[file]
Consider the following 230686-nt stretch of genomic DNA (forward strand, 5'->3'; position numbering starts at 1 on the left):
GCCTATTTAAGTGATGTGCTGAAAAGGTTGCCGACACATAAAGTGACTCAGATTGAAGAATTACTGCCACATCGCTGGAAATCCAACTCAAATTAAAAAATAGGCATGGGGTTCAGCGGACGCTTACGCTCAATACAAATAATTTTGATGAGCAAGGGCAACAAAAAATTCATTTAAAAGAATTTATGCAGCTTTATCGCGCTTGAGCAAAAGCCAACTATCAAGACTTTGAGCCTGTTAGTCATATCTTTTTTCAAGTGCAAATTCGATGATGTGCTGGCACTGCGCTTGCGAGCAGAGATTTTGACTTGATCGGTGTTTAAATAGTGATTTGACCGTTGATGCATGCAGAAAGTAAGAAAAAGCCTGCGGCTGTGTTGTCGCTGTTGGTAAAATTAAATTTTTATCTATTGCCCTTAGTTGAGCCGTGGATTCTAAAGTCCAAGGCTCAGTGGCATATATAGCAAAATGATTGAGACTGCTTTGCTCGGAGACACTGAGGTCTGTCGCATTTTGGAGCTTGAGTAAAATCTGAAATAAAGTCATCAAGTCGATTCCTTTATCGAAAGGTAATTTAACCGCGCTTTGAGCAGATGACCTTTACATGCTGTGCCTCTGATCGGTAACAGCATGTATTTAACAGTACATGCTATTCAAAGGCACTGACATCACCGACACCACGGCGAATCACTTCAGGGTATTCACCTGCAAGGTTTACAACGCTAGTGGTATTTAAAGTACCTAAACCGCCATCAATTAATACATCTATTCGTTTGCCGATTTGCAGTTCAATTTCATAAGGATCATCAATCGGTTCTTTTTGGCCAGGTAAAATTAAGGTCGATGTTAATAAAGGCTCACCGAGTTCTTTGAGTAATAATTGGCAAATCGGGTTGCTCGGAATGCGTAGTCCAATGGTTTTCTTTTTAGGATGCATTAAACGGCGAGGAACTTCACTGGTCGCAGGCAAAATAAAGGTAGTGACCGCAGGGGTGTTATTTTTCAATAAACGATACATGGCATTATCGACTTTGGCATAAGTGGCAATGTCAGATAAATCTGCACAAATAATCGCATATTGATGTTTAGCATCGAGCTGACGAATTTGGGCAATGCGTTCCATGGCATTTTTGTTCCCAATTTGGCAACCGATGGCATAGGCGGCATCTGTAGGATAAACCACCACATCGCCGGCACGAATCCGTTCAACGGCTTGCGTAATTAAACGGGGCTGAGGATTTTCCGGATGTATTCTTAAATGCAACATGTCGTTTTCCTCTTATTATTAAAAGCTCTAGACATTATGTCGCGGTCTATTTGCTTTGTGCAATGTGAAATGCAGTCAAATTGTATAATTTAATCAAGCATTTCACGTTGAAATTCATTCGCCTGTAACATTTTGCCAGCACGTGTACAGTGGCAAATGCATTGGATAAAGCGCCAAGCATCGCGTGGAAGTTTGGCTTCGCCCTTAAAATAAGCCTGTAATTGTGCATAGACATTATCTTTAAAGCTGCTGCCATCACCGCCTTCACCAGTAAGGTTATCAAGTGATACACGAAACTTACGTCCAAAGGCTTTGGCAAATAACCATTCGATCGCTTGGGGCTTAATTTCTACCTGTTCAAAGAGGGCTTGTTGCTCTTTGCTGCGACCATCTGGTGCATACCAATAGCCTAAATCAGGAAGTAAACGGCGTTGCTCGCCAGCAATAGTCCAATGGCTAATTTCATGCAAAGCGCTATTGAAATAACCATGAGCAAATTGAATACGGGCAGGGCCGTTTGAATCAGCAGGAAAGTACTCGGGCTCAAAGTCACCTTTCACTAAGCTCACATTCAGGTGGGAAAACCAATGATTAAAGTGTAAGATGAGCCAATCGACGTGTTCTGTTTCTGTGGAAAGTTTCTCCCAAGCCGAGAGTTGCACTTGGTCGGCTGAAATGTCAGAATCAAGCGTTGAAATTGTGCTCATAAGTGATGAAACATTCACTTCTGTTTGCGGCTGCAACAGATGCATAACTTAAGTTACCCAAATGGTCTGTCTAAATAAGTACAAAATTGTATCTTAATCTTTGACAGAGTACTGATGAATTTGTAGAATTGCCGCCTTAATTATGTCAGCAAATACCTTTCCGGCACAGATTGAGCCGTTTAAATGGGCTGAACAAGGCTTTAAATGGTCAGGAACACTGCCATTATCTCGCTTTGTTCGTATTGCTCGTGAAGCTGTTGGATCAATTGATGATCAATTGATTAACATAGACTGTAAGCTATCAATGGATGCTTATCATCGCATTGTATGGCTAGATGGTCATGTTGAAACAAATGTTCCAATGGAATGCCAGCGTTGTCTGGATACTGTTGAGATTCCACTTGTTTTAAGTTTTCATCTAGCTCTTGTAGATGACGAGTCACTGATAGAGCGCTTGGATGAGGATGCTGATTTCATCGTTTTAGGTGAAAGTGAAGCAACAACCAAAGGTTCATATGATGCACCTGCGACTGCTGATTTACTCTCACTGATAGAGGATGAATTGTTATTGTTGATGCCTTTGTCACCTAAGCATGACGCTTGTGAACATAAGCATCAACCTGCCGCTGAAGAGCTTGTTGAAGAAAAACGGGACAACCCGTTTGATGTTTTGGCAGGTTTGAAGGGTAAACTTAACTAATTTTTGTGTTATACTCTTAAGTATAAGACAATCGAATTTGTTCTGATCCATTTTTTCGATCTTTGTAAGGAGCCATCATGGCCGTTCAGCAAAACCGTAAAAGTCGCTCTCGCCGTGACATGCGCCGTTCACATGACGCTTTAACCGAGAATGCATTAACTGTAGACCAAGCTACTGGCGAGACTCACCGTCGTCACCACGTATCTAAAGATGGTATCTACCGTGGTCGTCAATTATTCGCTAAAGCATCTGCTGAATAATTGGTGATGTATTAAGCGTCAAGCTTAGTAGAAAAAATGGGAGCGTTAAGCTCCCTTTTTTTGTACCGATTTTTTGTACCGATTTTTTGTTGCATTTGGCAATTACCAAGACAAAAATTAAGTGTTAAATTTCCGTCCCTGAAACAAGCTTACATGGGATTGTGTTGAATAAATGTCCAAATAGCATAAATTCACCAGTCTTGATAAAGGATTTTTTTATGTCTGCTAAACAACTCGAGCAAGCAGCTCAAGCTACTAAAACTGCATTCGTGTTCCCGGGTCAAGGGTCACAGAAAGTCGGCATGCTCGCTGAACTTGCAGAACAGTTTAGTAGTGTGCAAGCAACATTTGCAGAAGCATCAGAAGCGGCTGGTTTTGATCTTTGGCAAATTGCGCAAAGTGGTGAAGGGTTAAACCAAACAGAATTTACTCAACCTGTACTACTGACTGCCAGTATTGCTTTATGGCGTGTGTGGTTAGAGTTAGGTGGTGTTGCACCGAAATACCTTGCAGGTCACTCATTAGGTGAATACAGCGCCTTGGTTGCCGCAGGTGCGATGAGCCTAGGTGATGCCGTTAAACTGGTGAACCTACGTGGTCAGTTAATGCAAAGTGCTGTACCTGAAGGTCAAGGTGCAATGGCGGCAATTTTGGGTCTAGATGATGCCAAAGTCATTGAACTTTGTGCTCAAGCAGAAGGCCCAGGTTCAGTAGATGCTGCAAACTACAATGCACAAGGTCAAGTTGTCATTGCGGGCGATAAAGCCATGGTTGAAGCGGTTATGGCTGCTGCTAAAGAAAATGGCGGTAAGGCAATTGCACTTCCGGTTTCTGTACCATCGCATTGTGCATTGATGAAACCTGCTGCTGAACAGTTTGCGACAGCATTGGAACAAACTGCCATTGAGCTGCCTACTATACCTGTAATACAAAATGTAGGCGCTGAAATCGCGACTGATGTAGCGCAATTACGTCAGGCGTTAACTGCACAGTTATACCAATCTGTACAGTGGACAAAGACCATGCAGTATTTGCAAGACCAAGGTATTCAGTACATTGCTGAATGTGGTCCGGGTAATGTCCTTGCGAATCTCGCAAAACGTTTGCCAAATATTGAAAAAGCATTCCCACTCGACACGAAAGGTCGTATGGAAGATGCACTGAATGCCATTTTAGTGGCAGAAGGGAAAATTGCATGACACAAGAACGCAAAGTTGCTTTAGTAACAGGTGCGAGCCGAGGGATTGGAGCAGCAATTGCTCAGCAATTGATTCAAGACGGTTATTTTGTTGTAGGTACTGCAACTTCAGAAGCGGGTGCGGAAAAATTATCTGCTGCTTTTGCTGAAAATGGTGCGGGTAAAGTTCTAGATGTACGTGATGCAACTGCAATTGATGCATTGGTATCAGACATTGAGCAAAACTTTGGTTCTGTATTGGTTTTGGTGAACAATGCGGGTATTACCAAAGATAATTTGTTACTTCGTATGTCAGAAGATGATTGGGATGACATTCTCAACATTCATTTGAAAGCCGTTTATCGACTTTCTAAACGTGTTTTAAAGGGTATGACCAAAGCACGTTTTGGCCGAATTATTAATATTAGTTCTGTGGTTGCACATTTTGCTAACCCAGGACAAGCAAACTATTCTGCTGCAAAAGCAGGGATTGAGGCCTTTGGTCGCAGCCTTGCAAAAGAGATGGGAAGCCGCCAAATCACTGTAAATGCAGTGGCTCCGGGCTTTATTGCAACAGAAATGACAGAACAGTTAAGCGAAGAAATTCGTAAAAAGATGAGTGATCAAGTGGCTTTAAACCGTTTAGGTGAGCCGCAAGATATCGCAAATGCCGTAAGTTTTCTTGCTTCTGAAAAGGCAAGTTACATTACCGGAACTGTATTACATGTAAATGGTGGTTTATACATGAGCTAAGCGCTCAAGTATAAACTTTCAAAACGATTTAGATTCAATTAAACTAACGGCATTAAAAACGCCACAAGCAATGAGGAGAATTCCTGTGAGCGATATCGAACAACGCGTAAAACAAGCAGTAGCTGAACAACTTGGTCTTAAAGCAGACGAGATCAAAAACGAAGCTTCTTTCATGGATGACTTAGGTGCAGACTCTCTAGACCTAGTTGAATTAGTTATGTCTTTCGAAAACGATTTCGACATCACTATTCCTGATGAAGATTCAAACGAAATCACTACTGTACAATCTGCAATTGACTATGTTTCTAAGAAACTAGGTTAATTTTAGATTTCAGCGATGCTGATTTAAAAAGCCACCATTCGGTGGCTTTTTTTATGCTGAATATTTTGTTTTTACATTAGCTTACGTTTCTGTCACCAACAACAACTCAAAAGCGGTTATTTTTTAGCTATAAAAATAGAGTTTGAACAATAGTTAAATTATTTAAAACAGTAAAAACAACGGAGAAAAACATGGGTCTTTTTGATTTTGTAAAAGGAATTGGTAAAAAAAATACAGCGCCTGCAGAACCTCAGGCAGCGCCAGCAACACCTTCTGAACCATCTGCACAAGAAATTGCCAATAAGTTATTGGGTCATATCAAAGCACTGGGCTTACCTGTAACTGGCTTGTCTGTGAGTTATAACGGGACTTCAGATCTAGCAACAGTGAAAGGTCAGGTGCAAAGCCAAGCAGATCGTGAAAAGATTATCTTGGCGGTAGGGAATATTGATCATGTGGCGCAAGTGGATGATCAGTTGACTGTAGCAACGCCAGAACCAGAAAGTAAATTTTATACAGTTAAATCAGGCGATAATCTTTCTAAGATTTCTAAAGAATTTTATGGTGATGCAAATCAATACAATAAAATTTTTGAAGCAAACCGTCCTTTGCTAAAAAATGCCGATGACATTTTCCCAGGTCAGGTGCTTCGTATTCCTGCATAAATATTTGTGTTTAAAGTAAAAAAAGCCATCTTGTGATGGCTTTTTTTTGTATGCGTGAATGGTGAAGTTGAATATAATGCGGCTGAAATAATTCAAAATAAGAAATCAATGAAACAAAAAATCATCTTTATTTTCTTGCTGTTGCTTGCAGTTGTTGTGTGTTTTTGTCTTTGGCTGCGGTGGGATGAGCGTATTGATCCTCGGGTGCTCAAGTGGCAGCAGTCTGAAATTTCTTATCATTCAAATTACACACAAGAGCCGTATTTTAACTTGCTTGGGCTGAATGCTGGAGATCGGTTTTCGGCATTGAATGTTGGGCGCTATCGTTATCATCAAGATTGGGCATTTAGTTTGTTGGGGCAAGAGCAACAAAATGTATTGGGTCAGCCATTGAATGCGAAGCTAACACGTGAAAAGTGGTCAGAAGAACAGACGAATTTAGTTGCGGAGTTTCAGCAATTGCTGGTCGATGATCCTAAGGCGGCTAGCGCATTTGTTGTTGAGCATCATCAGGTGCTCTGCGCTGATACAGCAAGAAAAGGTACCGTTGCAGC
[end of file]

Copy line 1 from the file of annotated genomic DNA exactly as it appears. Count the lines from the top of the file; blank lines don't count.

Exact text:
Consider the following 230686-nt stretch of genomic DNA (forward strand, 5'->3'; position numbering starts at 1 on the left):